Schneider, for his part, has been long noted in his trade for a self-confidence as sturdy as his Western-style britches. Last year, he and co-star Tom Wopat quit Hazzard, which was paying each of them $30,000 an episode. They wanted script approval and royalties from sales of Hazzard products. They even filed a $25 million suit against Warner Bros, for royalties they said had been denied them. When Warner countersued for $90 million and cast Schneider and Wopat look-alikes, the ratings sank. The two actors subsequently went back to work for a reported $55,000 per show, and also won a percentage of the royalties.
It was during this controversy, a few months after their first meeting, that Schneider and Little began dating. Still, John says, "If someone had told me a year ago that I would be getting married, I would have said, 'You're crazy.' " But Tawny pushed him. "I thought he might ask me," she says, "but it wasn't soon enough."
Raised in New York and Toronto, she was a deb and a bright student who learned to speak French and Spanish (according to her stats, she knows some Greek, Latin, German and Russian). She entered the Miss New York contest to raise tuition money for Skidmore, but quit after her freshman year once she became Miss America. She raised eyebrows first by saying she had smoked pot and thought abortion a matter of personal choice, then by getting engaged—a rare step for a reigning Miss America. She fell for Little, her escort at a charity ball, after her coronation.
She enjoys TV but states, "I don't want to be anchoring the 11 o'clock news when I'm 50." Yet she says she feels she comes across as "too young for the networks," and worries that her acting holds scant promise: "It's not worth it if you're not as good as Streep or Fonda." A show like 20-20 might be nice someday, she says.
Schneider also worries about being too young; he has long told interviewers he is six years older than he really is. Born in Mount Kisco, N.Y., in 1960, he moved to Atlanta at 2 with his mother when his parents divorced. John starred in school plays and when the Hazzard producers interviewed hopefuls in Atlanta in 1977, he invented a hillbilly persona that won him his role. He has cut two albums and stars in the current film Eddie Macon's Run. Now looking for more screen roles, he spends his time writing movie scripts, running a business selling and servicing fancy cars and pursuing photography and carpentry as hobbies. His mom says he also knits and crochets.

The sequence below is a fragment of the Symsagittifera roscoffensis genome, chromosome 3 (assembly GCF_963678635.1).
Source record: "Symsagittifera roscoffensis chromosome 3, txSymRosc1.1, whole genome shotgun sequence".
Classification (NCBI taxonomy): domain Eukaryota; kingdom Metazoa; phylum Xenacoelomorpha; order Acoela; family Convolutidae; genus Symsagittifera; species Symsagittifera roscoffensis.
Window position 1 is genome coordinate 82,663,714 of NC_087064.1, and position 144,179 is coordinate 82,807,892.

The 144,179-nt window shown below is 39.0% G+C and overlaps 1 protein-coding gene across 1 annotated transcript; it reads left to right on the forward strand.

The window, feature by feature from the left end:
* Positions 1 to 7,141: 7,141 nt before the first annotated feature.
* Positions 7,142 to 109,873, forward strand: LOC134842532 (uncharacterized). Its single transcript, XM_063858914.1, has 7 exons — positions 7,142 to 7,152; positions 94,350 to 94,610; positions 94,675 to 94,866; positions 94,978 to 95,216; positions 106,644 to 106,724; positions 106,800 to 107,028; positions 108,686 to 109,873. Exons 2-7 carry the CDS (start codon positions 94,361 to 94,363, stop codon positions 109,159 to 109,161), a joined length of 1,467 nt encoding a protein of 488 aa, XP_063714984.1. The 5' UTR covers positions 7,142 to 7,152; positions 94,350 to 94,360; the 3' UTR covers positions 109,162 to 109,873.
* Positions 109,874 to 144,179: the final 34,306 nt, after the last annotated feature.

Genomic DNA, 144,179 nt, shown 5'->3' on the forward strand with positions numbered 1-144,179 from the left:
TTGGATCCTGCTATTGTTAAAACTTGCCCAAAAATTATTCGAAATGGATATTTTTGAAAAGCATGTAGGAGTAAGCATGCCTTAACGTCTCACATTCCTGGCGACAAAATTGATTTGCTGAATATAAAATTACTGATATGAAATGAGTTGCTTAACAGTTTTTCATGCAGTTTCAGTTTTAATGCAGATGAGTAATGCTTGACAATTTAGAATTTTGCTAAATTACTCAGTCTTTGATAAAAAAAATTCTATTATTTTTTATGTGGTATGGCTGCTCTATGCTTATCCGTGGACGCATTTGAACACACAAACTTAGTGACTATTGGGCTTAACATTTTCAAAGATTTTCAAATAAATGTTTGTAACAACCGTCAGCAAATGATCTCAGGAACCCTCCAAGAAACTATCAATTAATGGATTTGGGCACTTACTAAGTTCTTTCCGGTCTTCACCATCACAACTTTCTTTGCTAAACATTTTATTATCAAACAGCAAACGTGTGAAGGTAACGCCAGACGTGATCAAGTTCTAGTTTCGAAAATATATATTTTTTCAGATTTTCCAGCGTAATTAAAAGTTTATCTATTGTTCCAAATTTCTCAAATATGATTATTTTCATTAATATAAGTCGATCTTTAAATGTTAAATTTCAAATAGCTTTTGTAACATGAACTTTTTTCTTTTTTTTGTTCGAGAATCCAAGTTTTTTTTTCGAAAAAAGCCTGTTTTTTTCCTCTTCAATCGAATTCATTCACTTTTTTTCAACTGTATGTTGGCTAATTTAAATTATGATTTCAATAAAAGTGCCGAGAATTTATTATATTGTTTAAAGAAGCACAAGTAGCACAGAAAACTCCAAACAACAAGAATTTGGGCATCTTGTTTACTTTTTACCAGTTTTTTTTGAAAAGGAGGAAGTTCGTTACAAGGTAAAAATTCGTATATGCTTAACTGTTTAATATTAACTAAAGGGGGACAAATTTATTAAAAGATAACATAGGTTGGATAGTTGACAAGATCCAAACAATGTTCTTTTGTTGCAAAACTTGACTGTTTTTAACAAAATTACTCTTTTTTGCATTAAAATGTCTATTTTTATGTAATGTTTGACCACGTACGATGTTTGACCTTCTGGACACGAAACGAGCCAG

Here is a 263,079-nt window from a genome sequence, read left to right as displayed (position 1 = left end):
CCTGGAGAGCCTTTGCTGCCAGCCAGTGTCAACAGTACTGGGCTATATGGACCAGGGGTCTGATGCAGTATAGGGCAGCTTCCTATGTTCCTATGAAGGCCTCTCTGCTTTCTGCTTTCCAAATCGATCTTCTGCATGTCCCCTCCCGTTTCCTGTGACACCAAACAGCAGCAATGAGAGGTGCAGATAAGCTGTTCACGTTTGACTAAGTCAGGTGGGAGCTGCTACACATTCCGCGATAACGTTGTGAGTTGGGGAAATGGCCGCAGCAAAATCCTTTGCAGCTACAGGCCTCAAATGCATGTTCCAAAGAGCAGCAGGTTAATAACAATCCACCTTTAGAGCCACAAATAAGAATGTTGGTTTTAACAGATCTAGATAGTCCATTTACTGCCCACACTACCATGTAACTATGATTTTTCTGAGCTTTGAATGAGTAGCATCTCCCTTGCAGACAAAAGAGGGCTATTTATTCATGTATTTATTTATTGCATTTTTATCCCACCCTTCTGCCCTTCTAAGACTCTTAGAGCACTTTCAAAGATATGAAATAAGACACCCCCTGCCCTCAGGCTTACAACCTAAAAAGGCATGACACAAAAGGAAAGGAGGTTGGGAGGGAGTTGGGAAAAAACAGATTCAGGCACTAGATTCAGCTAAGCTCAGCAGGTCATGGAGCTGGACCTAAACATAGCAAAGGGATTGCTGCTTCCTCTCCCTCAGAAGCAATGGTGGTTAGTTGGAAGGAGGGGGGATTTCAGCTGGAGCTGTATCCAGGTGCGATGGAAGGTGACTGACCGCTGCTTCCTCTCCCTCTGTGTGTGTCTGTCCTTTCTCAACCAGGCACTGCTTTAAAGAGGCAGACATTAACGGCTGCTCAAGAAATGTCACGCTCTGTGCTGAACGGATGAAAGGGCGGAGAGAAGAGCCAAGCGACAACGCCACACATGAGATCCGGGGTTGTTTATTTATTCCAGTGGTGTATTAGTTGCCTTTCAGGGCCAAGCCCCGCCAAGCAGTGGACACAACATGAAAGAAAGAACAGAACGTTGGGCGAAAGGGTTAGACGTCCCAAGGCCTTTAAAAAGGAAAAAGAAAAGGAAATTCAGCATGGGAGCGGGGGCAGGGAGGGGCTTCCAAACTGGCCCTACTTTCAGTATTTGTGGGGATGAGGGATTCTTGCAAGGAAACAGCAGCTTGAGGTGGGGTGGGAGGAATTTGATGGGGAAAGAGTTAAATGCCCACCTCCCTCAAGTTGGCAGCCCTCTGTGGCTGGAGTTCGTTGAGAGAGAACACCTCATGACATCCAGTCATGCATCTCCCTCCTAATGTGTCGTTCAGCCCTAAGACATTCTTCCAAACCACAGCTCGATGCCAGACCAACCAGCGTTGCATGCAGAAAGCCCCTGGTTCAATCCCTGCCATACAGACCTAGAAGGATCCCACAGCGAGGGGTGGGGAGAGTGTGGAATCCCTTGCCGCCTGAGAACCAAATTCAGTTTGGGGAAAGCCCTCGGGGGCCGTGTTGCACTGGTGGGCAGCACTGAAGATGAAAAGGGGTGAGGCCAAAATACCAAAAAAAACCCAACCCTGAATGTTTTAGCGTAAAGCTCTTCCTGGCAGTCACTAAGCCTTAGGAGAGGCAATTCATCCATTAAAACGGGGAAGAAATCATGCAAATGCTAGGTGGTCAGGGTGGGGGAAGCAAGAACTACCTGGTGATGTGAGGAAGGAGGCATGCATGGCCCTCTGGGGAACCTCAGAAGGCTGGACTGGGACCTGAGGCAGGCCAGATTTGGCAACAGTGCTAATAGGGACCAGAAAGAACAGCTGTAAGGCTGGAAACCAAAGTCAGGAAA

For six months of the year, John is on the Hazzard set by 7 a.m. and often not back at his (now their) Hollywood Hills home till 8 or 9. Tawny, who kept her own condo before the marriage, does not get home from her show until 1 a.m. Despite their split schedules, she aims to have four children ("before my biological clock runs down," she says). She thinks their marriage will be happy. Like storybook Miss Americas, she plans to accede to her spouse. "He's definitely the dominant one," says a friend. She has already agreed, at John's behest, to use his name professionally. She may make even more concessions. "I went into this with my eyes open," she says. "I wouldn't have gotten married again if I didn't think that I could make it work."